The spider webs are awesome would love to know how that is done. Also I am fascinated with the lighting. Great job Gleb
Rickles, lighting is what makes this image, agree. In some sense, it even can be called the subject of the scene.
The lighting is what I find hardest to grasp. But at least with blender it is a little more intuitive then some other 3d programs
Yeah. Having a realtime viewport rendering helps a lot in setting up lighting.
I’m in the middle of writing series of tutorials about lighting, so hopefully it will shed light on that subject a bit 🙂
Spider wed, spider web, spider web !!!
Exactly like that.
hi Gleb, nice image, long time this desk was not looked after ;-). Did you throw the spider webs over the scene with a cloth simulation? That was my first idea after you mentioned alpha maps. Also physically geometry would not be right, spider webs are so thin, that they can only be seen because of the light that is broken in the molecules of the strings.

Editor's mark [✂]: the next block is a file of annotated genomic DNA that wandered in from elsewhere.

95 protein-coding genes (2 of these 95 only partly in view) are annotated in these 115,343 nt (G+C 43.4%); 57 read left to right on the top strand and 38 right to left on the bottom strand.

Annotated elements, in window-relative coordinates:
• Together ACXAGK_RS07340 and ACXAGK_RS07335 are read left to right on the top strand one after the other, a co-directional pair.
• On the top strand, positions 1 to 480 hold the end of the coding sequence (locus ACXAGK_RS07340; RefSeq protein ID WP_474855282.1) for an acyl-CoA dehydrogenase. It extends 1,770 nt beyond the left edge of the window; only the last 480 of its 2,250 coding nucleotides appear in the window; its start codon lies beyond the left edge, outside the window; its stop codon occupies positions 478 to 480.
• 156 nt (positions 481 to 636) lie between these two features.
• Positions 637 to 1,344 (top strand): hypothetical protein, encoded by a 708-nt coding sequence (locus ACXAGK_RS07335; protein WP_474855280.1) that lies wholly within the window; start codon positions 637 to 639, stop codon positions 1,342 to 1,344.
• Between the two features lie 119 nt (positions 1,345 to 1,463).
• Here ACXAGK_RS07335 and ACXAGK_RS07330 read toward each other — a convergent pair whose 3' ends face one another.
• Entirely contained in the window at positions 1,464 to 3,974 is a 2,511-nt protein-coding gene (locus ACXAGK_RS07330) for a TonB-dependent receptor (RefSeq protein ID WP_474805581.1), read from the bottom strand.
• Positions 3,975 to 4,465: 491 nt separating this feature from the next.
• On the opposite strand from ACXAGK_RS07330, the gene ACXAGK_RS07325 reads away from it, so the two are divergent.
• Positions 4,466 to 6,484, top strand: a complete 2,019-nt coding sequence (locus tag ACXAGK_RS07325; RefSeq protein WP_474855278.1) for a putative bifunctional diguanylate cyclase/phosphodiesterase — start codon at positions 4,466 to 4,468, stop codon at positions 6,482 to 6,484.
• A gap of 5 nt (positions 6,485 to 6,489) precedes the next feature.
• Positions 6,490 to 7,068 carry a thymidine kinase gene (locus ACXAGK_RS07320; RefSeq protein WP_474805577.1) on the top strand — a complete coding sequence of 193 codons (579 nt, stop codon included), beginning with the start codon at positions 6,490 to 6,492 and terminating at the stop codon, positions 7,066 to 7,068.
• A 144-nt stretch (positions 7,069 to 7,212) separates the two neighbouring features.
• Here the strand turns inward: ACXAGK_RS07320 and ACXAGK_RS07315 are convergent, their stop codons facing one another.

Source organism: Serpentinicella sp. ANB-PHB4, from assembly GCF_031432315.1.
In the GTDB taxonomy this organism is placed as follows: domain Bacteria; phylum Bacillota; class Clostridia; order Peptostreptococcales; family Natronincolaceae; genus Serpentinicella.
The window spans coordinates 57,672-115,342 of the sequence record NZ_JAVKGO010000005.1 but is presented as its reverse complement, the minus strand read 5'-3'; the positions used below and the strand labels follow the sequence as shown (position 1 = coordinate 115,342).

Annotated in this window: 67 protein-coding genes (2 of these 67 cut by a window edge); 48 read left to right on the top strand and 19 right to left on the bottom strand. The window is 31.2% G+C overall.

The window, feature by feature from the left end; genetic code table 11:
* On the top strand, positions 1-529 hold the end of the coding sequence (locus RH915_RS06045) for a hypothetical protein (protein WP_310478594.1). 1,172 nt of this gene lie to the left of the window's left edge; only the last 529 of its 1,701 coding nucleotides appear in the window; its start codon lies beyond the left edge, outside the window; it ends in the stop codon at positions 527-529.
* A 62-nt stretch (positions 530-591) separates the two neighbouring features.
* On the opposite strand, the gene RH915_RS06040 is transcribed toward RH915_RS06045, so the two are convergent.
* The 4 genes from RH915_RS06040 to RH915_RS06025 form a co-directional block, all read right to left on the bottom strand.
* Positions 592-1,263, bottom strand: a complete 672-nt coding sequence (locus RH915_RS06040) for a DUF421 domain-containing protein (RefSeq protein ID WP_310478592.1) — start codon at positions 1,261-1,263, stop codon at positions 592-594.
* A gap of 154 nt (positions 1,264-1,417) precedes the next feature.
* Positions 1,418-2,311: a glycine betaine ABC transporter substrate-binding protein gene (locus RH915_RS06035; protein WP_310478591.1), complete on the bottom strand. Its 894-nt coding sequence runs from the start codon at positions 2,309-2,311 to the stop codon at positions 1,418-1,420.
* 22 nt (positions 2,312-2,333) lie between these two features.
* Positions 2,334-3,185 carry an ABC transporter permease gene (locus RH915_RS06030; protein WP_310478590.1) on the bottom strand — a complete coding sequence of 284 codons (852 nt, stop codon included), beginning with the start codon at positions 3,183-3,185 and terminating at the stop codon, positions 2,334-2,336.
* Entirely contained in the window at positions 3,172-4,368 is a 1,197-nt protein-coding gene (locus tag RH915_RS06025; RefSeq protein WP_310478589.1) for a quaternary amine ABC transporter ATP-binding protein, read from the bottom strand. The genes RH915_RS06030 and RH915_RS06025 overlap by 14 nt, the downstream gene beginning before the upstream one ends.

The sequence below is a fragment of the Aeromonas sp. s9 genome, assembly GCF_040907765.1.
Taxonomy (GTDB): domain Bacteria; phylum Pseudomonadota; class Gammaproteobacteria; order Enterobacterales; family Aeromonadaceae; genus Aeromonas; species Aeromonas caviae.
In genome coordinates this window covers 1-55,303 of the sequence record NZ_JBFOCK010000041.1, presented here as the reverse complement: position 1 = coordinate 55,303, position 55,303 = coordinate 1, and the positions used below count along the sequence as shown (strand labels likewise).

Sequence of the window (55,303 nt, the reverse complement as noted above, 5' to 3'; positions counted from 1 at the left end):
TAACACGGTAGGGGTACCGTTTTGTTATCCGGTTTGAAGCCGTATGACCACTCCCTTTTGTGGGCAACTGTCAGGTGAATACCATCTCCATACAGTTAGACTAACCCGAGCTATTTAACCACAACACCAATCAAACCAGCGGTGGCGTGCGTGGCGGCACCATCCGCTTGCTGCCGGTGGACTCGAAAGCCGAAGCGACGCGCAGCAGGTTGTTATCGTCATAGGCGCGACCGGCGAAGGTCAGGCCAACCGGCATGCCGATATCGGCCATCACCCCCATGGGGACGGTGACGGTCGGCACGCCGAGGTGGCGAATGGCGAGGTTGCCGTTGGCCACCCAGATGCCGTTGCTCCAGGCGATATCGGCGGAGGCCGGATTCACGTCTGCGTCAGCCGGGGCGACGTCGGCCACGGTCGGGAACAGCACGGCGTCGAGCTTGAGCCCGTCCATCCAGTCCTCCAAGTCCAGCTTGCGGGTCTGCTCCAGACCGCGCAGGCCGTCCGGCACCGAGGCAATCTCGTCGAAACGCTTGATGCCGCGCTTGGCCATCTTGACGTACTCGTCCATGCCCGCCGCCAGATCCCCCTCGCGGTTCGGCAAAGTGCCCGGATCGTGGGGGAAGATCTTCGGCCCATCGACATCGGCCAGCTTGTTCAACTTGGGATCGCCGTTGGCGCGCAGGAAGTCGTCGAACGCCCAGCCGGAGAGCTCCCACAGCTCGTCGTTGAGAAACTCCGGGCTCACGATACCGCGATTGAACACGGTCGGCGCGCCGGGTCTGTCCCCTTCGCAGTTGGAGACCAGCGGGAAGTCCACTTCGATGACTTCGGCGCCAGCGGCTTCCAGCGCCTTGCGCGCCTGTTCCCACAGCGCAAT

i certainly look forward to the lighting part, that is looking great.
The only thing that took me is that the image still looks a bit HDRI, probably because the Hobbit is in my mind as cinema style. Would adding some film grain change the appearance? Happy Christmas time!
Thanks, nice observation about geometry! That’s right, simulated cobwebs should be so super-high definition to look even close to real webs. Moreover, we don’t have such plugin for Blender (though about Ivy a second ago but not).
Though, I remember similar script for 3ds max called ‘cobwebs’. http://jokermartini.com/cobwebs/
Regarding cloth – I think that would be cool way to create the base. But I’ve just placed some 4 poly planes with subsurf modifier and bent it by hand.
p.s. Already added some grain to breathe the life into image, but maybe it would be even better if I added some more.
Hi Gleb, very nice render, my only observation is about the image contrast ans color balance, this is quick retouch I did if you don’t mind
Hamza, I like your variant too! 🙂 More fantasy-looking and better in terms of contrast. Thanks for posting it.